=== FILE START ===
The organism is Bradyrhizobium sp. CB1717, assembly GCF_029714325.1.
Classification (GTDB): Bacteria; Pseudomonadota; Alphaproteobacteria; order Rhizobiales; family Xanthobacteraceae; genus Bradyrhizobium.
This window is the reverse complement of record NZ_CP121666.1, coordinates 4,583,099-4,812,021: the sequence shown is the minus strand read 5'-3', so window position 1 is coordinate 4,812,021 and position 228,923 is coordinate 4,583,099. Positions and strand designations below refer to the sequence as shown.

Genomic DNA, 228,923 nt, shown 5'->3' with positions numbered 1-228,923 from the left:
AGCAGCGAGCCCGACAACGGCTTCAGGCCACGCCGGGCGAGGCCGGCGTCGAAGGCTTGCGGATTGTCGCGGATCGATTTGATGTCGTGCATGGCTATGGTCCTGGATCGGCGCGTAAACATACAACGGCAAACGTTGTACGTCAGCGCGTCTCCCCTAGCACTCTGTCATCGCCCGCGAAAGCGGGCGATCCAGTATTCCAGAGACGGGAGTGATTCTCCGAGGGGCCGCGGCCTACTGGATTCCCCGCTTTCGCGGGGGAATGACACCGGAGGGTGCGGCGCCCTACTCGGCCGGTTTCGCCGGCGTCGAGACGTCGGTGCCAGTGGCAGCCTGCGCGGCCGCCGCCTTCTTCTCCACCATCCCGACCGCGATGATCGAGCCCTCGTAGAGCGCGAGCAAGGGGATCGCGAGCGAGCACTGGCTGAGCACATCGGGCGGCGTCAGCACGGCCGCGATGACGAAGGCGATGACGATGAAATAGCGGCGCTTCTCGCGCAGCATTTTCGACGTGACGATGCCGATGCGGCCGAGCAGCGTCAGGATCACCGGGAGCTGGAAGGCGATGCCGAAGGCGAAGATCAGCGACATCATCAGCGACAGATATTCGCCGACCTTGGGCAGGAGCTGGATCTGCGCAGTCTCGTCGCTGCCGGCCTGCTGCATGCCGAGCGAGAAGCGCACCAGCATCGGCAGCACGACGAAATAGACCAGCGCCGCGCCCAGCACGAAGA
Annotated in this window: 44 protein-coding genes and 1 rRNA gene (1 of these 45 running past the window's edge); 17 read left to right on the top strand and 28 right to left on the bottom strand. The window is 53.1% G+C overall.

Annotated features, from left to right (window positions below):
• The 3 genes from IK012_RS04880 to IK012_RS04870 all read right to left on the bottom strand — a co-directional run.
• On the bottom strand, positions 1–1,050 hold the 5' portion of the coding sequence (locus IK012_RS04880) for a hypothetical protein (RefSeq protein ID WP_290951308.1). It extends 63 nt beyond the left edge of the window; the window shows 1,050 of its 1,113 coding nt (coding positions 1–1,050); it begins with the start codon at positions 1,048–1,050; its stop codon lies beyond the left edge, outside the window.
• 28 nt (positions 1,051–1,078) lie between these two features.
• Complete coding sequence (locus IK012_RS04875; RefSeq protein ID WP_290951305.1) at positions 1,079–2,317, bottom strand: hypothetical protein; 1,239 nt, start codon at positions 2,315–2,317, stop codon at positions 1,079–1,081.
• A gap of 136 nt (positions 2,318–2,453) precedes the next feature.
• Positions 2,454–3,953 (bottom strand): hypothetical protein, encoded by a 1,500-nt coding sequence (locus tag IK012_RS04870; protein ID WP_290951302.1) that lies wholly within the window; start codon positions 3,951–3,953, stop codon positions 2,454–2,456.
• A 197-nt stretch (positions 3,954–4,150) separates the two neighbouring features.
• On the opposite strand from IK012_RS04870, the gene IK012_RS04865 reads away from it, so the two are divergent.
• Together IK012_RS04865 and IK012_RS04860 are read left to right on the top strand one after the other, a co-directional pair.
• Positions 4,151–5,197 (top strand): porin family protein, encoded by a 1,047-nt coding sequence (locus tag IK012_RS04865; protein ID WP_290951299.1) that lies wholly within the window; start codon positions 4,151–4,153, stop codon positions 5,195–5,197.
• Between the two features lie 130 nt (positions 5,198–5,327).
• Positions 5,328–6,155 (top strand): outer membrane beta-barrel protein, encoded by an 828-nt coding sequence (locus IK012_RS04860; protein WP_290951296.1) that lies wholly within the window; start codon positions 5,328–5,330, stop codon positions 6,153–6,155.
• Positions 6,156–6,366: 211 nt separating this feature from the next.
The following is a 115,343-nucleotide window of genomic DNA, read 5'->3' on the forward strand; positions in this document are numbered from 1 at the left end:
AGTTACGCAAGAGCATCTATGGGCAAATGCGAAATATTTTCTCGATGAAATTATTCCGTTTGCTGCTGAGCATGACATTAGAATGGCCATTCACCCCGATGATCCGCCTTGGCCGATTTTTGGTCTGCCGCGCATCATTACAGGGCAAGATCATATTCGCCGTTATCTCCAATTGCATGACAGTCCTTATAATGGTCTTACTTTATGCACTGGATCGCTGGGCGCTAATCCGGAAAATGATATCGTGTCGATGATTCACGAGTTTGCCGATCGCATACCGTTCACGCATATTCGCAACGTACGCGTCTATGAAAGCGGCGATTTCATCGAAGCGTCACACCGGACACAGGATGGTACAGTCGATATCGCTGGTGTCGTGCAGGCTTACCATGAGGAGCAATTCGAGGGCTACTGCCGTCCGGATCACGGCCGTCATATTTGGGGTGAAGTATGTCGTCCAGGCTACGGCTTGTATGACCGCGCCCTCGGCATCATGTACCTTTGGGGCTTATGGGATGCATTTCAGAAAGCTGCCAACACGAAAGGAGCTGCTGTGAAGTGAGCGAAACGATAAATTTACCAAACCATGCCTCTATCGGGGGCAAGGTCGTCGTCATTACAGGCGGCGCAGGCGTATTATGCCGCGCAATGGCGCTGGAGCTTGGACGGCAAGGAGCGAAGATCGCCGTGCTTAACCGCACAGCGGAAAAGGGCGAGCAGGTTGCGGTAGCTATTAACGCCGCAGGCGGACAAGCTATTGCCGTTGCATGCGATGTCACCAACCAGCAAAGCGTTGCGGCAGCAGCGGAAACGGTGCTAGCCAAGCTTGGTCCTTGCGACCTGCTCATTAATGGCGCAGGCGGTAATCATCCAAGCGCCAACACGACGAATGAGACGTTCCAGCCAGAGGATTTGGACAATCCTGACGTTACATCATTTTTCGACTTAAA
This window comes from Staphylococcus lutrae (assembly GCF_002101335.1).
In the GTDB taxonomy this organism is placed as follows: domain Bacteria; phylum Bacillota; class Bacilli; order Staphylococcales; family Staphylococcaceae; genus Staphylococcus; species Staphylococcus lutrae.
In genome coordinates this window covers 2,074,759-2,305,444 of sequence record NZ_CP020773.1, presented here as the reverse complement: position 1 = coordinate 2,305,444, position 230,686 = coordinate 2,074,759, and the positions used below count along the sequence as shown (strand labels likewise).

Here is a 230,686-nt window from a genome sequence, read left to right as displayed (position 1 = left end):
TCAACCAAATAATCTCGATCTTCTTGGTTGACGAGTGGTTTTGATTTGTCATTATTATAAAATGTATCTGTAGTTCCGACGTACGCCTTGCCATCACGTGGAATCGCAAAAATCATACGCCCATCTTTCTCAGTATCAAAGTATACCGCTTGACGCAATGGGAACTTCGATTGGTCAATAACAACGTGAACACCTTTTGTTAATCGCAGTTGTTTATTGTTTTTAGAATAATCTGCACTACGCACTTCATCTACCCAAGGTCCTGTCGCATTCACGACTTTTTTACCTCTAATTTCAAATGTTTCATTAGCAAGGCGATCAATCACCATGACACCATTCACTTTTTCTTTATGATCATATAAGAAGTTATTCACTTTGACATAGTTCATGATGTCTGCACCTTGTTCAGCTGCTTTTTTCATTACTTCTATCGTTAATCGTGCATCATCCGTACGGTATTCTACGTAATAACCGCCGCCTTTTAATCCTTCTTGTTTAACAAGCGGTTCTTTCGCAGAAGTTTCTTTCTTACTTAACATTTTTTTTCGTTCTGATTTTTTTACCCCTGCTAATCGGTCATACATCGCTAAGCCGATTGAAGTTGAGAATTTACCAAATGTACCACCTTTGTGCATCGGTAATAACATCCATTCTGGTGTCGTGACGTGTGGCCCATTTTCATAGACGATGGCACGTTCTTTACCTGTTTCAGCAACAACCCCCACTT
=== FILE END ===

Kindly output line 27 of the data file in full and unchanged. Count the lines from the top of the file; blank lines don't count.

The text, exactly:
TCAACCAAATAATCTCGATCTTCTTGGTTGACGAGTGGTTTTGATTTGTCATTATTATAAAATGTATCTGTAGTTCCGACGTACGCCTTGCCATCACGTGGAATCGCAAAAATCATACGCCCATCTTTCTCAGTATCAAAGTATACCGCTTGACGCAATGGGAACTTCGATTGGTCAATAACAACGTGAACACCTTTTGTTAATCGCAGTTGTTTATTGTTTTTAGAATAATCTGCACTACGCACTTCATCTACCCAAGGTCCTGTCGCATTCACGACTTTTTTACCTCTAATTTCAAATGTTTCATTAGCAAGGCGATCAATCACCATGACACCATTCACTTTTTCTTTATGATCATATAAGAAGTTATTCACTTTGACATAGTTCATGATGTCTGCACCTTGTTCAGCTGCTTTTTTCATTACTTCTATCGTTAATCGTGCATCATCCGTACGGTATTCTACGTAATAACCGCCGCCTTTTAATCCTTCTTGTTTAACAAGCGGTTCTTTCGCAGAAGTTTCTTTCTTACTTAACATTTTTTTTCGTTCTGATTTTTTTACCCCTGCTAATCGGTCATACATCGCTAAGCCGATTGAAGTTGAGAATTTACCAAATGTACCACCTTTGTGCATCGGTAATAACATCCATTCTGGTGTCGTGACGTGTGGCCCATTTTCATAGACGATGGCACGTTCTTTACCTGTTTCAGCAACAACCCCCACTT